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ERIC Number: ED370001
Record Type: Non-Journal
Publication Date: 1994
Pages: 295
Abstractor: N/A
Reference Count: N/A
ISBN: ISBN-0-905492-82-X
Becoming Adults in England and Germany.
Evans, Karen, Ed.; Heinz, Walter R., Ed.
A comparison study of the school-to-work transitions of young people aged 16-19 in Germany and England was followed up several years later when the former subjects were in their early twenties. Research was conducted through interviews, case studies, and studies of labor market trends. The analysis of the transition of the young people studied identified four types of transition behavior: strategic, step by step, wait and see, and taking chances; it classified career patterns as progressive, upward drift, stagnant, downward drift, and repaired. The study found that the German system better prepared young people for the labor market, but that it was more unforgiving of those who had not been good students as well as more rigid, making career change difficult. In contrast, the English system was more flexible, responding almost constantly to changing conditions, but it encouraged too many young people to leave school at age 16 and failed to help them to gain transferable skills and a long-term perspective. In both countries, resources for helping young people were available, but they were not sufficient to overcome difficult family situations or economic problems. In both countries, lack of jobs, rather than individual fault, was also a root cause of transition problems of the young people. The study recommended that governments in both countries develop structured policies for transitions for young people. (Contains 135 references.) (KC)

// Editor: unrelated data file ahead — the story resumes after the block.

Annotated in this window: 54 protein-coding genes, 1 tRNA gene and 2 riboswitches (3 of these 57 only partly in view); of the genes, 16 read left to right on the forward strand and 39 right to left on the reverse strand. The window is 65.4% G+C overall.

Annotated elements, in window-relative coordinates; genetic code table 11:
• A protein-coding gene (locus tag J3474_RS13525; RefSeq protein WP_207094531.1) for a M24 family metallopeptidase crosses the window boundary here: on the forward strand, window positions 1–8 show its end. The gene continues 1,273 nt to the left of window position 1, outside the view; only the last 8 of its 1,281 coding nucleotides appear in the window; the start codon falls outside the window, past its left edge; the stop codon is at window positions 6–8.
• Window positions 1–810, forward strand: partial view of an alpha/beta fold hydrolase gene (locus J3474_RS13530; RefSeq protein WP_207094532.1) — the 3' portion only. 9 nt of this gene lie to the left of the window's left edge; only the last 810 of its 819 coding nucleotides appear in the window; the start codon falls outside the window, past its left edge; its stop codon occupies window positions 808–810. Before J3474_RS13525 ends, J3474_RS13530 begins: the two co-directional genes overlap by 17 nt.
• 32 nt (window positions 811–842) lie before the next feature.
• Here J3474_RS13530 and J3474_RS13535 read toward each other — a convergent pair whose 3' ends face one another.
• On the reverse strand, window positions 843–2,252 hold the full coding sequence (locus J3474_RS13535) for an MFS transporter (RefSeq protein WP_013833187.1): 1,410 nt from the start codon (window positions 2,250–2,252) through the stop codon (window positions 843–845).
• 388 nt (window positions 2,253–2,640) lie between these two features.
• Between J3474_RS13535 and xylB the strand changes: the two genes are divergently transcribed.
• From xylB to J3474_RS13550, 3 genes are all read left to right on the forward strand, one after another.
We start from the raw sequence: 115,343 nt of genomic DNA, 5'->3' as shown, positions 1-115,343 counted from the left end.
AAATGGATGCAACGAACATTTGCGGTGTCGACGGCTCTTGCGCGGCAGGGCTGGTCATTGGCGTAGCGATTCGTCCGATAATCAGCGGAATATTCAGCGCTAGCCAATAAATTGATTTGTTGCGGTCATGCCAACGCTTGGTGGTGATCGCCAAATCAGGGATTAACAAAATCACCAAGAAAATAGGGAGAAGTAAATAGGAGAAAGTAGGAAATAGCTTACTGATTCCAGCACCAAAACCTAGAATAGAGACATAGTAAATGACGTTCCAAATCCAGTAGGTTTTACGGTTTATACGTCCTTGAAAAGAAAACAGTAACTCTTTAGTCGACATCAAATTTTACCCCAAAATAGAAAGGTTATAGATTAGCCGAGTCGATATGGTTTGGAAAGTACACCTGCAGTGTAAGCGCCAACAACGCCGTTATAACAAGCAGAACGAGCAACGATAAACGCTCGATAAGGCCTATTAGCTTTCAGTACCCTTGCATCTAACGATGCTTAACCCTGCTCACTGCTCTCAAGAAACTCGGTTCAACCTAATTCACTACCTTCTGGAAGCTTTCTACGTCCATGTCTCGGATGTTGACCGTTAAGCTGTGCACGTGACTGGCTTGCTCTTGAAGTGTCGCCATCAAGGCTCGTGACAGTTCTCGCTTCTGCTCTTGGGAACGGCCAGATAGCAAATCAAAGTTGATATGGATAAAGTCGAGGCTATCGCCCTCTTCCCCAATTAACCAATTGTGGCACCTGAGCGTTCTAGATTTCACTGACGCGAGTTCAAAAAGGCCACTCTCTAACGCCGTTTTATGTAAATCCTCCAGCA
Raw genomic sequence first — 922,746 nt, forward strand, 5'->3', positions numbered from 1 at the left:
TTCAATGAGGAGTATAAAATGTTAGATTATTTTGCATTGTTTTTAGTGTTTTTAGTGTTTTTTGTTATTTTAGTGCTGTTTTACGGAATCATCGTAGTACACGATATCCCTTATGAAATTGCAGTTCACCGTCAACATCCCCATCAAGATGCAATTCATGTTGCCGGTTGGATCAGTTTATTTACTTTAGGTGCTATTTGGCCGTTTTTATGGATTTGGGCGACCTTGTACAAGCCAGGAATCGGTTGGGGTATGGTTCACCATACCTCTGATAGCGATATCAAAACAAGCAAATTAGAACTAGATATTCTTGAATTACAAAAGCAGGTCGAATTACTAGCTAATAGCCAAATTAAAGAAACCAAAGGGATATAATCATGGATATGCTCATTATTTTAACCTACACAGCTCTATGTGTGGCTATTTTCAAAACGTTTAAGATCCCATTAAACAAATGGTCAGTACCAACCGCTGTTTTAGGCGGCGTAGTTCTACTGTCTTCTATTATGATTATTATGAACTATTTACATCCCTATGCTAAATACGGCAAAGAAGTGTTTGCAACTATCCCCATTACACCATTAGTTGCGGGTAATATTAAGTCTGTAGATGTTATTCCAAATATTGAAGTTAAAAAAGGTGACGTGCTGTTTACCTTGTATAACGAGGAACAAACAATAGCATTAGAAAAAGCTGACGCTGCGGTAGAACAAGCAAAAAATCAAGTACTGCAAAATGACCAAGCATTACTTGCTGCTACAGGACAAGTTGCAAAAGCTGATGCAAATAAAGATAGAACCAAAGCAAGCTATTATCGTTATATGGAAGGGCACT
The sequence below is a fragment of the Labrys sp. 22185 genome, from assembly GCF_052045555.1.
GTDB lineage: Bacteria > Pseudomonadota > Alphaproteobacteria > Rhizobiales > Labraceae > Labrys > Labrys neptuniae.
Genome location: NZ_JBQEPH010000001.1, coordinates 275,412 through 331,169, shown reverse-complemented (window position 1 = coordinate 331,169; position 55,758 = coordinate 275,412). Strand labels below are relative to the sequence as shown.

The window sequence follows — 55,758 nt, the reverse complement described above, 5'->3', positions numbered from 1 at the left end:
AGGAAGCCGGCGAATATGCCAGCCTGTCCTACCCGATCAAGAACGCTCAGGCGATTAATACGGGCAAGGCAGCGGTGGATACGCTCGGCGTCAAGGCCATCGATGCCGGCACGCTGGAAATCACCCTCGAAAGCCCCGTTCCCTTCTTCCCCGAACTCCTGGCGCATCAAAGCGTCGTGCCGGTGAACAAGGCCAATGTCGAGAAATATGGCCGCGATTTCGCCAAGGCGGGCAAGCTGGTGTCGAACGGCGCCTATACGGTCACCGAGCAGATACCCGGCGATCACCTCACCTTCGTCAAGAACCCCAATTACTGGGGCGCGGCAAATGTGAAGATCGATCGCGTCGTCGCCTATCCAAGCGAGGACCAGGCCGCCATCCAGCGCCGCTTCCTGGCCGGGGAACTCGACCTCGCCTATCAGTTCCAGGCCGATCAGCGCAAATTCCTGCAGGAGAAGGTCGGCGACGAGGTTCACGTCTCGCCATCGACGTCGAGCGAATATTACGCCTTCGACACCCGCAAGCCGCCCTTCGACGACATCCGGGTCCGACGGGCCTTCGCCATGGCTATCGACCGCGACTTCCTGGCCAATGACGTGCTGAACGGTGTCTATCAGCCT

BEBC, 15 Albion Close, Parkstone, Poole, Dorset BH12 3LL, England, United Kingdom (18 British pounds).
Publication Type: Books; Collected Works - General; Reports - Research
Education Level: N/A
Audience: N/A
Language: English
Sponsor: N/A
Authoring Institution: Anglo-German Foundation for the Study of Industrial Society, London (England).
Identifiers - Location: Germany; United Kingdom (England)